Houston said: "The StorageTek L700E robotic library now has six LTO drives and four DLT drives. In June, we migrated from DLT to LTO, which gave us greater capacity on the tape cartridges and faster tape cartridges. That gave us more capacity on near-line; we went from about 25TB available to about 75TB potentially available. We're able to move data from very valuable online disk storage to near-line disk storage and still be able to retrieve it relatively quickly and seamlessly, from the artists' point of view."

One of the many challenges Weta Digital faced at the start of The Two Towers was that it needed to bring back 100,000 files from the first film from offline storage to online storage in order to make those elements, textures and shots available for the artists. Again, the totally automated DMF made that relatively painless for the artists, according to Houston.

"The 300 artists working on the second film were moving 1TB of data in and out of DMF every day. Being able to migrate the data seamlessly between online and near-line and then back again has been absolutely critical. We couldn't do that without SGI DMF," said Houston. "We need to have access to all the files, including files that are two, three, four or almost five years old, and we need to be able to have access to these as well. We keep everything, and keeping and managing that is going to be a challenge. There are also opportunities for repurposing some of those assets, and that will be essential for Weta in the future."

NetApp and nearline storage

For the 2005 film, King Kong, Weta progressed to using NetApp NearStore nearline storage and a NetApp IP SAN. Weta also used NetApp's Snapshot facility for data protection, mirroring and data restoration. Weta was awarded a NetApp Innovator of the Year prize in December 2004.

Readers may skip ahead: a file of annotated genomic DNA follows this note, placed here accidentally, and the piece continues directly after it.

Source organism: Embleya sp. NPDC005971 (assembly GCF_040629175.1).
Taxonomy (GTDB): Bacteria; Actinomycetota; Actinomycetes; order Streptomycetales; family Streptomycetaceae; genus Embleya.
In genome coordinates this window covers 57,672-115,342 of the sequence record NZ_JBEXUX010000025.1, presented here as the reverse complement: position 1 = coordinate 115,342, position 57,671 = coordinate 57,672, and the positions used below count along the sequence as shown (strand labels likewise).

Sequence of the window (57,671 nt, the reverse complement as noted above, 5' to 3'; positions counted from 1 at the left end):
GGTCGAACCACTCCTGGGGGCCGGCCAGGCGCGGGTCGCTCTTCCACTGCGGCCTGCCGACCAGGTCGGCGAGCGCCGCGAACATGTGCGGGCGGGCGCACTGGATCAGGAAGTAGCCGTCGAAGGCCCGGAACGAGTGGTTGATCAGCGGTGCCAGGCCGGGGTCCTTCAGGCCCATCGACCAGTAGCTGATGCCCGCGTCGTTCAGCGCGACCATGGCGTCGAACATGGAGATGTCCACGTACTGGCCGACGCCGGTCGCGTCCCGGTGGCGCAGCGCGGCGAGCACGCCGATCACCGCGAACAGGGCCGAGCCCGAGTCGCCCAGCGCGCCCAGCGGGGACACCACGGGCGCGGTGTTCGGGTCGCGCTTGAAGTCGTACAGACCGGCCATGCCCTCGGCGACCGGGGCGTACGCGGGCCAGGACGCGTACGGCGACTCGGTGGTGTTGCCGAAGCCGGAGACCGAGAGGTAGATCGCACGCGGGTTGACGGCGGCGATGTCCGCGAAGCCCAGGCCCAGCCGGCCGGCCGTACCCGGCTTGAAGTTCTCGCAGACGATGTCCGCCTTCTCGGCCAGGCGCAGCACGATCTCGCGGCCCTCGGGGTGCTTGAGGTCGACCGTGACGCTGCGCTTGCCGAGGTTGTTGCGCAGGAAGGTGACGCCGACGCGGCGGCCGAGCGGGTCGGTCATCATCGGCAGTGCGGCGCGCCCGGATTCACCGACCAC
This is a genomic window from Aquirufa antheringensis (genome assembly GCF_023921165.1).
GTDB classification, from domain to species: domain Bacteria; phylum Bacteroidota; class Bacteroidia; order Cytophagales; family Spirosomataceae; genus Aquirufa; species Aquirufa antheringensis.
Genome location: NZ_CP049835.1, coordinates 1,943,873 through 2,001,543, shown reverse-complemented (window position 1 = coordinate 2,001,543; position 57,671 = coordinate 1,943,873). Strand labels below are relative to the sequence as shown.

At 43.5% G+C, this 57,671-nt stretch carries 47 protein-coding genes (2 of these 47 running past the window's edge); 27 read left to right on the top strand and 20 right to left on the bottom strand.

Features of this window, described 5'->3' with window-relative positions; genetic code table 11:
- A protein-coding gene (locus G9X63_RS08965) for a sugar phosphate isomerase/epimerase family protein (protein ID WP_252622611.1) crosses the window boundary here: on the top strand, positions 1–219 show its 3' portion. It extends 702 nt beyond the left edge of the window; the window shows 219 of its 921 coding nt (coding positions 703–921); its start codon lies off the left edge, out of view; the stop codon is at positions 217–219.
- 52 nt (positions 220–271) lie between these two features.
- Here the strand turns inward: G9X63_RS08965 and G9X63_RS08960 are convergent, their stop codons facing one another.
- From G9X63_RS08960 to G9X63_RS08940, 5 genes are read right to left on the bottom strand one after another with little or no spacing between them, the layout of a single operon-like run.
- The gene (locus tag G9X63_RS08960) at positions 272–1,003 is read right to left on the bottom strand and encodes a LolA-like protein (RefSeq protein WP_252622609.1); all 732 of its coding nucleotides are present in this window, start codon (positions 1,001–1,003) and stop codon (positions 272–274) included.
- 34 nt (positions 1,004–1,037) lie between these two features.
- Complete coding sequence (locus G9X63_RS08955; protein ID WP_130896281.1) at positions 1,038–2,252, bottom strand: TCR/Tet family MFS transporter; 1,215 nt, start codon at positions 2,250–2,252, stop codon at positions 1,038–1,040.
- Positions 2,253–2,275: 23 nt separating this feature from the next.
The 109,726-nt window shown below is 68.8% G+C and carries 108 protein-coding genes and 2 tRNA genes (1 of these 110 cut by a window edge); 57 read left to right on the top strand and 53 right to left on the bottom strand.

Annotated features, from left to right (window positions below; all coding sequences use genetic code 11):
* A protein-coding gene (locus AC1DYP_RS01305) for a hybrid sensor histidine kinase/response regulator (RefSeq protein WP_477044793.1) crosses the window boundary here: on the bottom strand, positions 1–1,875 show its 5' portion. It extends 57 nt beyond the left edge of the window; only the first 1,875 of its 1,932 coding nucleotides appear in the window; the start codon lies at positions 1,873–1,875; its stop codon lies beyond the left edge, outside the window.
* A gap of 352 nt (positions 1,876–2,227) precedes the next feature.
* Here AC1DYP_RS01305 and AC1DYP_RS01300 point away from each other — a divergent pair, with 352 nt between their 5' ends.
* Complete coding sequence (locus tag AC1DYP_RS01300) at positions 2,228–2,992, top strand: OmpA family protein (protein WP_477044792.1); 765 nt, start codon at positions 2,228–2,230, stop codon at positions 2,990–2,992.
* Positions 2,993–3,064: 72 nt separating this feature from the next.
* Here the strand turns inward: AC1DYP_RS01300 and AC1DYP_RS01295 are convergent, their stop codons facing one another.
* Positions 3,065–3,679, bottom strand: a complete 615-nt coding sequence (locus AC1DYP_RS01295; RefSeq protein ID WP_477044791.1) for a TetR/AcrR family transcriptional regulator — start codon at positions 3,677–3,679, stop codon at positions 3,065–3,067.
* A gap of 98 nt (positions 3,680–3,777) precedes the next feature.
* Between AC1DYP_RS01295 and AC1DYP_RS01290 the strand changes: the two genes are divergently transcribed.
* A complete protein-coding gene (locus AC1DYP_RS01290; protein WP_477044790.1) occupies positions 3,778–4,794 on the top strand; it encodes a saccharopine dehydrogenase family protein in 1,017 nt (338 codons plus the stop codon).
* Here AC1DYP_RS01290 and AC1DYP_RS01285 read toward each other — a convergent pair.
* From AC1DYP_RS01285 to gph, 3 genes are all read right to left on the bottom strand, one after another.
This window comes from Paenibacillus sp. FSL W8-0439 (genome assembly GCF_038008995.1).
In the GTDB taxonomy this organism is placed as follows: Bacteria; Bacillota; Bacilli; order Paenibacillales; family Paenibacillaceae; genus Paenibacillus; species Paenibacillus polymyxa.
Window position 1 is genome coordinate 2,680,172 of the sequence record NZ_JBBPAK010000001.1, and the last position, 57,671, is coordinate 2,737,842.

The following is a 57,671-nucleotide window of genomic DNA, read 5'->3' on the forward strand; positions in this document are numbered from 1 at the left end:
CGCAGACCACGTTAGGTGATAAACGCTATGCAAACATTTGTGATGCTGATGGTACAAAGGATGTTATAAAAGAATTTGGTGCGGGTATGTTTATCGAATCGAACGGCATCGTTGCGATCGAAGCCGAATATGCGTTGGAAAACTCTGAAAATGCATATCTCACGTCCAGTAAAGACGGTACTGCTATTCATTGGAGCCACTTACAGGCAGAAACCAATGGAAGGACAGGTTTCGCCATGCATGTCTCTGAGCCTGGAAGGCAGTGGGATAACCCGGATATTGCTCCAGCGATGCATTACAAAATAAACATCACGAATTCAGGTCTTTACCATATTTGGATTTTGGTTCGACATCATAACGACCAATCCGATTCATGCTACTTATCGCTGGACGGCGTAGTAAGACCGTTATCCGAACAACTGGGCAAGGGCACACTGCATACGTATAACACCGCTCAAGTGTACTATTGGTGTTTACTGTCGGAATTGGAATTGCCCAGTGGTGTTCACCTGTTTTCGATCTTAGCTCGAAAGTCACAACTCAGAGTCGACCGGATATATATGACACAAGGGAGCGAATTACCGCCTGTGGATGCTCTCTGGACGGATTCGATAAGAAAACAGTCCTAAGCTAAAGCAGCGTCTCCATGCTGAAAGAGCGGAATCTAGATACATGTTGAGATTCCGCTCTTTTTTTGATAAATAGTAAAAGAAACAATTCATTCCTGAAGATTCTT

Weta's third CTO, Milton Ngan, said at the time: "NetApp helped us increase our operational efficiencies by providing IP SAN technologies that helped to better control costs. ... NetApp was the natural choice because we knew it could handle the highly data-intensive applications required for creating King Kong."

But all good things come to an end and soon Weta was looking elsewhere for some faster and more capacious storage.

BlueArc and super-charged NAS

It alighted on BlueArc's Titan 2000 super-charged NAS box with commodity drives but specialised go-faster BlueArc silicon in the Titan servers. BlueArc stated, on October 3rd: 'Owning one of the world's top supercomputers, Weta required storage that could keep up with the information generated by its massive server and render farm."

Ngan praised his latest vendor in traditional Weta style: ""Titan 2000 delivered consistent top-line performance during testing, and gives us the capacity we need as films increase in complexity and higher resolutions become the standard. Since integrating BlueArc into our systems, we've found that the system performed beyond our expectations. Titan is able to process and store the visual effects data from our more than 4,000 processors allowing for an accelerated workflow for our artists, removal of major bottlenecks, simplified management and reduced complexity and cost."

Weta tested Titan with hundreds of thousands of requests and found that the system was able to consistently sustain over 230,000 NFS requests per second. The ability to sustain this level of throughput even as more render nodes were added was an important part of Weta's buying decision.

It's a fabulous customer reference for BlueArc as newer superNAS vendors such as Isilon and Acopia spring into prominence. But it better keep enhancing Titan's capabilities as the one certain thing in this brief storage history of Weta is that it will just keep on raising the bar.

Expect 5,000 processors and a petabyte of storage to be reached soon.

[Read part 1 of this case study here.]